The naval force will patrol the smuggling paths used for supplying weapons to Yemen’s Houthis.
The US Navy has established a multinational task force that would target arms smuggling routes close to Yemen.
The move comes as the latest American military response to Houthi attacks on Saudi Arabia and the United Arab Emirates.
Washington has sought to reassure Saudi Arabia and the UAE by providing additional military support following the missile and drone attacks on the Gulf nations in recent months.
Fifth Fleet Commander Vice Admiral Brad Cooper said on Wednesday that the task force would, from Sunday, ensure a force presence and deterrent posture in the Red Sea, Bab al Mandab and the Gulf of Aden.
"These are strategically important waters that warrant our attention," Cooper said on a call with reporters, adding that the trafficking of people and drugs would also be targeted.
Curbing pirate attacks
The waters around Yemen are a key passageway for global trade, including oil supplies, and vessels have in the past been targeted by the Houthi rebels, as well as other forces.
Increased naval patrols helped curb pirate attacks on commercial vessels navigating nearby waters more than a decade ago.
Asked about the air raids from Yemen on US partners Saudi Arabia and the UAE, Cooper said the task force would impact the Houthi's ability to obtain the weaponry needed for such attacks.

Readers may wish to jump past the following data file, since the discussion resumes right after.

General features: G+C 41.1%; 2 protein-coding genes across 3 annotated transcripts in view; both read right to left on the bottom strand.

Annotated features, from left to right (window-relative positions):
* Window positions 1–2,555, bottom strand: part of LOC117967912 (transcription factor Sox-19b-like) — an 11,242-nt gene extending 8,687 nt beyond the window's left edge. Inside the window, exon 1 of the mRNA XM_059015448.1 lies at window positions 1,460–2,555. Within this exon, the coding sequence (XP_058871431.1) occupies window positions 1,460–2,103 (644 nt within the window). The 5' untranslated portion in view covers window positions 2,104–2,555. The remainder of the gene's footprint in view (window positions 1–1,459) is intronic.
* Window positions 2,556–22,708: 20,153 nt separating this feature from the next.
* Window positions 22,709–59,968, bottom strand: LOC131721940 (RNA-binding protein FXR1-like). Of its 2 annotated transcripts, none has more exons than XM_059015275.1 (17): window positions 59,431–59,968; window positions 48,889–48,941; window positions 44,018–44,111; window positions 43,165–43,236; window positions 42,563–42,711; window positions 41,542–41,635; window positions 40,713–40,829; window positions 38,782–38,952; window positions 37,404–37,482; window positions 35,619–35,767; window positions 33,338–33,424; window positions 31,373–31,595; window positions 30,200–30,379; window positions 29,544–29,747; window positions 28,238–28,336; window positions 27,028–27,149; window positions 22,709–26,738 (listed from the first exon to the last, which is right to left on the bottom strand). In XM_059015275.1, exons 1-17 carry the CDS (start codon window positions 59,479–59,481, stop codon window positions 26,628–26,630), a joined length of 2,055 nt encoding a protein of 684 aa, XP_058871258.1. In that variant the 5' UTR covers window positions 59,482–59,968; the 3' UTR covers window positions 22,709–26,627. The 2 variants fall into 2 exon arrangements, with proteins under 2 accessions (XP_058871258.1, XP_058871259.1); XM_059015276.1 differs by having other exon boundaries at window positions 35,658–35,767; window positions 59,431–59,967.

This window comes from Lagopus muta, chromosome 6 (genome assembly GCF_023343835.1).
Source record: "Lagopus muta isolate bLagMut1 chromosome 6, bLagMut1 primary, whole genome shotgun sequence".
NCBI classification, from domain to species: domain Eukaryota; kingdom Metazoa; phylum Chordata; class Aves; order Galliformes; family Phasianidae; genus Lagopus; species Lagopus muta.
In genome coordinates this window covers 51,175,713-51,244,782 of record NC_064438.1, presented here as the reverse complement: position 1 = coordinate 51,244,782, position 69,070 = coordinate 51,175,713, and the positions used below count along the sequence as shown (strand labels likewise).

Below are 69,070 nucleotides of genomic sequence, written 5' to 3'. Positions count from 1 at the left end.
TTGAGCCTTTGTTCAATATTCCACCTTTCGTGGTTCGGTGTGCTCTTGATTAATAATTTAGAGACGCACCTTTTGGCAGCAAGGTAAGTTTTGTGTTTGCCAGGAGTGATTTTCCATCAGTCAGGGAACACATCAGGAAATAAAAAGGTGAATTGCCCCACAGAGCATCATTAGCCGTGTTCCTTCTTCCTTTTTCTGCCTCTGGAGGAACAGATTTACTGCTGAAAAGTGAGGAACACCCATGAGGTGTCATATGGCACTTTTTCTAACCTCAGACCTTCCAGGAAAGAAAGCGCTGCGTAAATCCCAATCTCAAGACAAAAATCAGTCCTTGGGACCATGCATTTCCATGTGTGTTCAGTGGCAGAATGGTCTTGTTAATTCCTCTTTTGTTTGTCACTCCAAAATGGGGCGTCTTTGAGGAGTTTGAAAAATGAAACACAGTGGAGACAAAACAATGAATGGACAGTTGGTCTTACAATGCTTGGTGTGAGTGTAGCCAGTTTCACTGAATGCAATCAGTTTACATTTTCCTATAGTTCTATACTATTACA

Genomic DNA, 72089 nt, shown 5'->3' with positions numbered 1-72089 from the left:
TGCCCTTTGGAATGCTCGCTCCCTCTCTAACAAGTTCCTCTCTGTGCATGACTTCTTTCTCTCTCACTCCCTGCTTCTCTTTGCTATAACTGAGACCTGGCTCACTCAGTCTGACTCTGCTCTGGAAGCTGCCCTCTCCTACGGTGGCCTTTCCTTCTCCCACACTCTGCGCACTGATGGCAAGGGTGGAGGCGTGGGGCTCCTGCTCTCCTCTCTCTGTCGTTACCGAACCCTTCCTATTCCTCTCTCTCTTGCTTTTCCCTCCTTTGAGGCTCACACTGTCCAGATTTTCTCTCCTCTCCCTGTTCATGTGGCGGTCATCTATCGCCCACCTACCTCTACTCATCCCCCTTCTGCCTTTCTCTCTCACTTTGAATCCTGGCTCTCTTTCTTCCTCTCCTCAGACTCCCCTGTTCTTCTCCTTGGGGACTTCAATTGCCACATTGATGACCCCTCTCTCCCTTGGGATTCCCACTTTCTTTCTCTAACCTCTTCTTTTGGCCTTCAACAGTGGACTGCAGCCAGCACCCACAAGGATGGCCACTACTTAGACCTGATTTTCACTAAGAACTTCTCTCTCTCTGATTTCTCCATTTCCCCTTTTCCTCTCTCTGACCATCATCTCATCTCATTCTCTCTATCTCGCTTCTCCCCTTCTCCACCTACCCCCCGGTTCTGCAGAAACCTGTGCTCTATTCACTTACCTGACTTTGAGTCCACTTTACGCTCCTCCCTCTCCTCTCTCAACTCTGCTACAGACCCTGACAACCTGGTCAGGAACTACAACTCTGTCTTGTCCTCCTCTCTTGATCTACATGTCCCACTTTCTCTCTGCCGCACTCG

"We'll be able to do it more vibrantly and more directly than we do today," Cooper added.
Targeting arms smuggling
A US official told Reuters that the waters between Somalia, Djibouti and Yemen were well-known "smuggling paths" for weapons destined for the Houthis.
"The new international task force will certainly go after this issue," the official said, speaking on condition of anonymity.
Iran has long been accused of smuggling weapons to the Houthis, a charge it denies.
The new naval task force would consist of between two and eight vessels and is part of the 34-nation Combined Maritime Forces, which Cooper also commands, that has three other task forces in nearby waters targeting smuggling and piracy.
The United States has provided Saudi Arabia and the UAE this year with additional air defence support following the Houthi attacks.
But diplomatic sources have said that the Gulf states remain convinced that the US commitment to the region is weakening.
The launch of the task force comes amid a two-month truce in the nearly seven-year Yemen war that has killed tens of thousands of people and displaced millions more.
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A few months ago, the US Navy seized a large cache of assault rifles and ammunition being smuggled by a fishing ship from Iran likely bound for war-ravaged Yemen.
US Navy patrol ships discovered the weapons aboard what the Navy described as a stateless fishing vessel in an operation in the northern reaches of the Arabian Sea off Oman and Pakistan.
The Navy's 5th fleet said it has confiscated some 8,700 illicit weapons in 2021 across the 2.5 million-square-mile area it patrols, including the Red Sea and the Arabian Gulf.
The United Nations found thousands of weapons seized in the Arabian Sea likely came from an Iranian port, The Wall Street Journal newspaper reported, saying that boats and land transport were used to smuggle weapons made in Russia, China and Iran into Yemen.
Yemen’s war erupted in 2014, when the Houthi rebels seized the capital of Sanaa and much of the country's north.